In 1849 Irishman Robert Mallet (3 June 1810 – 5 November 1881) carried out experiments on Killiney beach in Dublin creating groundbreaking studies on seismic activity. His work on the east coast laid the foundations for the modern science that studies earthquakes and earned him the title ‘Father of Seismology’.
Robert Mallet was a geophysicist, civil engineer and inventor. Born in Dublin 1810, he studied science and maths at Trinity College. After graduating he joined his father’s iron foundry and helped grow the family business into one of the largest engineering companies in Ireland. He was involved in the construction of Fastnet Rock lighthouse, the Nore Viaduct and several swing bridges over the River Shannon.
At the ripe old age of 22 he was elected to the Royal Irish Academy and on February 9th 1846 he presented his paper to the Academy ‘On the Dynamics of Earthquakes’, which is considered to be one of the foundation papers of modern seismology. He is even credited with coining the word ‘seismology’ and ‘epicentre’.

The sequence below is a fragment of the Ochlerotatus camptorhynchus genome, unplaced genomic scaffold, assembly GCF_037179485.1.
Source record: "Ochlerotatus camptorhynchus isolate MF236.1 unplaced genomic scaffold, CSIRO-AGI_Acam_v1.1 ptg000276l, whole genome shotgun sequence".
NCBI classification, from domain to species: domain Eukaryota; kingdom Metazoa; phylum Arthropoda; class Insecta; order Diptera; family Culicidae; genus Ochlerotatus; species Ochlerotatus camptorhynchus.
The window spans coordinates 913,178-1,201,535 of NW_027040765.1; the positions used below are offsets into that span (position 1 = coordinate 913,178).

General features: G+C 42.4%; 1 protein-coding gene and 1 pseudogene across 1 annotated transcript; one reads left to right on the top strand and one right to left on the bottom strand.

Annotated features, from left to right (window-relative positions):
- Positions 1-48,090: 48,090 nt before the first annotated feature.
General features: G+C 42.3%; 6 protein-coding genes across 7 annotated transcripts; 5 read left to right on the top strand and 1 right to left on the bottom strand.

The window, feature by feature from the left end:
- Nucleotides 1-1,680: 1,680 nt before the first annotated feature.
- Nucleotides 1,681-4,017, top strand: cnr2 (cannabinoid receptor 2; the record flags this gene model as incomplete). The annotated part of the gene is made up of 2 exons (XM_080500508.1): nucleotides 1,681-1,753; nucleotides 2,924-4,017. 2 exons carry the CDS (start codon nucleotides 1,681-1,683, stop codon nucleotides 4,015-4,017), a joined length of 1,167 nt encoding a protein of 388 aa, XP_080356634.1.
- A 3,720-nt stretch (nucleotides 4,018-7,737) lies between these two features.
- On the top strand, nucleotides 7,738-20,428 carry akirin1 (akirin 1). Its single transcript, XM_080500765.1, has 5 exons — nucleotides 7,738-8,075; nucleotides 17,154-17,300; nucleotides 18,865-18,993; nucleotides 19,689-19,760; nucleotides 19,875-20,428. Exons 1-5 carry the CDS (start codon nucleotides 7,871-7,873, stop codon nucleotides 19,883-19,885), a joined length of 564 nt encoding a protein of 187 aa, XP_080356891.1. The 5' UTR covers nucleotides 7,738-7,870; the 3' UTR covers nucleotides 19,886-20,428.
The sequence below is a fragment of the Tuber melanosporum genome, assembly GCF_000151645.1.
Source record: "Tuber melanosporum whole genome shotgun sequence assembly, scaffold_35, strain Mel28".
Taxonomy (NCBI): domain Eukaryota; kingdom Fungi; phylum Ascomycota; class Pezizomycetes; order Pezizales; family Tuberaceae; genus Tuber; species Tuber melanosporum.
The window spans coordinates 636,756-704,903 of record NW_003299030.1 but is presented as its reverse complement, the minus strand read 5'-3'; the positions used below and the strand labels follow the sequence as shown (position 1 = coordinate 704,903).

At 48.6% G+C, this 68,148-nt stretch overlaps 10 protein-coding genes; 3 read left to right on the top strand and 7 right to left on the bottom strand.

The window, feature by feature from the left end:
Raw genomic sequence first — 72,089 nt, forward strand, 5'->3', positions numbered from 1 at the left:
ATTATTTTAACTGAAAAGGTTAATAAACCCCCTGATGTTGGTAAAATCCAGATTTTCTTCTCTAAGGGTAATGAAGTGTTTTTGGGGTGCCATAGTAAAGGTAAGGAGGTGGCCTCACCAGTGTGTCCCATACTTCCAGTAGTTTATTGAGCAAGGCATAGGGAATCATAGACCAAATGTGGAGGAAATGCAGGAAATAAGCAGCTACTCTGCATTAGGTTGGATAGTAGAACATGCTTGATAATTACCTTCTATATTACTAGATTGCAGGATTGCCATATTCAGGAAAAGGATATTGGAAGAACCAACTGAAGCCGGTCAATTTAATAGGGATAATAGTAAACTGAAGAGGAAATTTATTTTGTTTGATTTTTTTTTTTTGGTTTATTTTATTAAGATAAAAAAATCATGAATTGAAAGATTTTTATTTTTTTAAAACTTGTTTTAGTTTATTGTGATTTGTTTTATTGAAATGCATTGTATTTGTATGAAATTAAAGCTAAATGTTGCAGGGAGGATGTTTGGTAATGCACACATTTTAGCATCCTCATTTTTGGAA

In October 1849, Mallet carried out experiments on Killiney Beach to examine how fast energy passed through various materials including rocks and sand. Along with his son they buried kegs of gunpowder in the sand and detonated them. Father and son then measured how long it took the shock waves to travel over a set distance. The following year he carried out similar experiments on Dalkey Island. These were both landmark studies in the history of the scientific study of earthquakes.
There is a plaque on Killiney beach to commemorate Mallet’s study.